I had a question awaiting me in my email this morning. It is one that has popped up more frequently this year. It has to do with retail pricing of proof sets.
The collector asks why the Coin Market price guide listed price is lower for a set than the total for all the proof coins priced individually.
The answer you might call the Wal-Mart principle, though I learned it in numismatics long before I ever heard of Wal-Mart.
If you buy a big bottle of laundry detergent, for example, the cost is lower than if you bought a number of smaller bottles that equaled the quantity contained in the larger bottle. The cost of packaging and selling the smaller bottles is higher than for the larger bottle.
The same principle applies to coin dealers. To break up a proof set and sell coins individually requires coin dealers to put them in separate holders, have separate inventory entries and ship them out separately.
Whether dealers then write a listing for an ad for Numismatic News or for eBay, for a set, there is just one listing. To separately list all of the coins in the set takes more effort.
Specifically, the set in question in the email is a 2002 clad proof set, which is comprised of 10 coins. It has a value of $6.85.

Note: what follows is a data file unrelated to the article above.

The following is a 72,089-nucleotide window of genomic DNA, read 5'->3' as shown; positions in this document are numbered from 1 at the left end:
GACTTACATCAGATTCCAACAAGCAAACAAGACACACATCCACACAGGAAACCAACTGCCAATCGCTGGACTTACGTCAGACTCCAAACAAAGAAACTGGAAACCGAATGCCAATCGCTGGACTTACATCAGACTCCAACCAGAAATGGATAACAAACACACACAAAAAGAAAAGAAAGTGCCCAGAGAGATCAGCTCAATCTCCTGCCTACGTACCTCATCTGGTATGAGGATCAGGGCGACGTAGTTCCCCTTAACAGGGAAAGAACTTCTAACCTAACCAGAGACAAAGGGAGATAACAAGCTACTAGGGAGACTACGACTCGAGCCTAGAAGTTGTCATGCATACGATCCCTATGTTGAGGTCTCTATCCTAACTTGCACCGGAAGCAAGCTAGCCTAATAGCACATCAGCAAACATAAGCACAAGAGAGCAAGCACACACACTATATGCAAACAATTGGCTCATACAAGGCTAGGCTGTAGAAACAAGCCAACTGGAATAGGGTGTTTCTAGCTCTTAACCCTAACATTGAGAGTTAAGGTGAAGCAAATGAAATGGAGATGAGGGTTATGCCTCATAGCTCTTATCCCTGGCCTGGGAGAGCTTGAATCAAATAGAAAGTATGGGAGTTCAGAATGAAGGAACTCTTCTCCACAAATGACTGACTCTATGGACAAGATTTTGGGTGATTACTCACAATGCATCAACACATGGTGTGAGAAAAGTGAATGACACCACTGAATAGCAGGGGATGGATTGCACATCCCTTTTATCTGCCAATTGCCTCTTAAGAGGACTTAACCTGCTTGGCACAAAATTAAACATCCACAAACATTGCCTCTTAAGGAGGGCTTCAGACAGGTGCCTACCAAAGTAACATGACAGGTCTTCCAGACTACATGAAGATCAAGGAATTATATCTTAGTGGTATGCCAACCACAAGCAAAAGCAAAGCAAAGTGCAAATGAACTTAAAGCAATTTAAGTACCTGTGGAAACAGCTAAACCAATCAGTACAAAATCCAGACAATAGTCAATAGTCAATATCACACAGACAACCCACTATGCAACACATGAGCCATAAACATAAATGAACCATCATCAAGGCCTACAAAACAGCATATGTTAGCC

The individual pieces could go up to 10 different buyers. It takes much more work to keep individual coins in inventory and to package them up for mailing. It is a great deal more postage than for a single set, though postage is usually an additional charge.
Also, when dealers break up a proof set, they are likely to be stuck with partially unsold sets. The remainders are less popular coins. It is easier to sell proof cents, quarters, halves and dollars than it is to sell the nickels and dimes. Dealers have to cover the costs of these unsold coins in addition to all of their other costs.
What it boils down to is since it is more costly to handle individual proof coins versus an entire set, these costs get passed on to the buyer. This difference is therefore reflected in retail price guides.
There can also be special cases where individual proof coins being sold are graded higher than what might be expected to be found in a set sold intact, but that is a topic for another blog.
Does the fact that the proof set question was asked mean that there might be a growing interest in them now and in the future? That would be a hopeful development in this hobby of ours.
Buzz blogger Dave Harper is winner of the 2013 Numismatic Literary Guild Award for Best Blog and is editor of the weekly newspaper "Numismatic News."